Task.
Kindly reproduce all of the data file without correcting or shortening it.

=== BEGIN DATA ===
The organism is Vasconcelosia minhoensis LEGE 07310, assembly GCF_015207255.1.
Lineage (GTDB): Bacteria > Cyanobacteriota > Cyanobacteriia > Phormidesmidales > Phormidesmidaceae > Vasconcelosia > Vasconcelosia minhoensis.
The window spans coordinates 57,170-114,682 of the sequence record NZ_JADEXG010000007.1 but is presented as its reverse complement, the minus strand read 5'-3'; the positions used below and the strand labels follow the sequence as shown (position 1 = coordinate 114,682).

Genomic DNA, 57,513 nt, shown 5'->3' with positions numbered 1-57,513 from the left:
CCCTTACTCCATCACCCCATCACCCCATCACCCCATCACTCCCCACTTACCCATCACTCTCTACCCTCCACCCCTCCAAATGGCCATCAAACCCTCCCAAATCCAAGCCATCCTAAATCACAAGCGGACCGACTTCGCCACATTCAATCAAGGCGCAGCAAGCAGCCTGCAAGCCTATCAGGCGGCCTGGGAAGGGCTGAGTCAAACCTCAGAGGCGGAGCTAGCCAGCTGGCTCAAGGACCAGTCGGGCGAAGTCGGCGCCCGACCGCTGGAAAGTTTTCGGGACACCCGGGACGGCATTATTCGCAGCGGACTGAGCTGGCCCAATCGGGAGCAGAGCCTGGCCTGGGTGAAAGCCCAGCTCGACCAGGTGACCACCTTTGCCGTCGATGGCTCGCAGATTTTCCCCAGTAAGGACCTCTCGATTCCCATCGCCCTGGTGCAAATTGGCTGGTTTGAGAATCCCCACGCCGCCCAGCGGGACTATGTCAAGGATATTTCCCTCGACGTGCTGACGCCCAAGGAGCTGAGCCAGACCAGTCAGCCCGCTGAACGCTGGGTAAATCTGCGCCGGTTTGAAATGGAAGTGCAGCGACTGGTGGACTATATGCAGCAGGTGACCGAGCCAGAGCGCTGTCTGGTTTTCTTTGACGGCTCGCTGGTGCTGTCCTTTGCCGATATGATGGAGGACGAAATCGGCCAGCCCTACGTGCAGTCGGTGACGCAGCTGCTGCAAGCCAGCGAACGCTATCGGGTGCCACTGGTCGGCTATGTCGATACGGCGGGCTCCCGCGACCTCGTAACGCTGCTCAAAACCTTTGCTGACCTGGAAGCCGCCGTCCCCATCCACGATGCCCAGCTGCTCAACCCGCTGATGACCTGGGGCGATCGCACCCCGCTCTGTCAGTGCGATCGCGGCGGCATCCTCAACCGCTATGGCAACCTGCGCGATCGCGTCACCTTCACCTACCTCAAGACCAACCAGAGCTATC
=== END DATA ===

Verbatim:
The organism is Vasconcelosia minhoensis LEGE 07310, assembly GCF_015207255.1.
Lineage (GTDB): Bacteria > Cyanobacteriota > Cyanobacteriia > Phormidesmidales > Phormidesmidaceae > Vasconcelosia > Vasconcelosia minhoensis.
The window spans coordinates 57,170-114,682 of the sequence record NZ_JADEXG010000007.1 but is presented as its reverse complement, the minus strand read 5'-3'; the positions used below and the strand labels follow the sequence as shown (position 1 = coordinate 114,682).

Genomic DNA, 57,513 nt, shown 5'->3' with positions numbered 1-57,513 from the left:
CCCTTACTCCATCACCCCATCACCCCATCACCCCATCACTCCCCACTTACCCATCACTCTCTACCCTCCACCCCTCCAAATGGCCATCAAACCCTCCCAAATCCAAGCCATCCTAAATCACAAGCGGACCGACTTCGCCACATTCAATCAAGGCGCAGCAAGCAGCCTGCAAGCCTATCAGGCGGCCTGGGAAGGGCTGAGTCAAACCTCAGAGGCGGAGCTAGCCAGCTGGCTCAAGGACCAGTCGGGCGAAGTCGGCGCCCGACCGCTGGAAAGTTTTCGGGACACCCGGGACGGCATTATTCGCAGCGGACTGAGCTGGCCCAATCGGGAGCAGAGCCTGGCCTGGGTGAAAGCCCAGCTCGACCAGGTGACCACCTTTGCCGTCGATGGCTCGCAGATTTTCCCCAGTAAGGACCTCTCGATTCCCATCGCCCTGGTGCAAATTGGCTGGTTTGAGAATCCCCACGCCGCCCAGCGGGACTATGTCAAGGATATTTCCCTCGACGTGCTGACGCCCAAGGAGCTGAGCCAGACCAGTCAGCCCGCTGAACGCTGGGTAAATCTGCGCCGGTTTGAAATGGAAGTGCAGCGACTGGTGGACTATATGCAGCAGGTGACCGAGCCAGAGCGCTGTCTGGTTTTCTTTGACGGCTCGCTGGTGCTGTCCTTTGCCGATATGATGGAGGACGAAATCGGCCAGCCCTACGTGCAGTCGGTGACGCAGCTGCTGCAAGCCAGCGAACGCTATCGGGTGCCACTGGTCGGCTATGTCGATACGGCGGGCTCCCGCGACCTCGTAACGCTGCTCAAAACCTTTGCTGACCTGGAAGCCGCCGTCCCCATCCACGATGCCCAGCTGCTCAACCCGCTGATGACCTGGGGCGATCGCACCCCGCTCTGTCAGTGCGATCGCGGCGGCATCCTCAACCGCTATGGCAACCTGCGCGATCGCGTCACCTTCACCTACCTCAAGACCAACCAGAGCTATC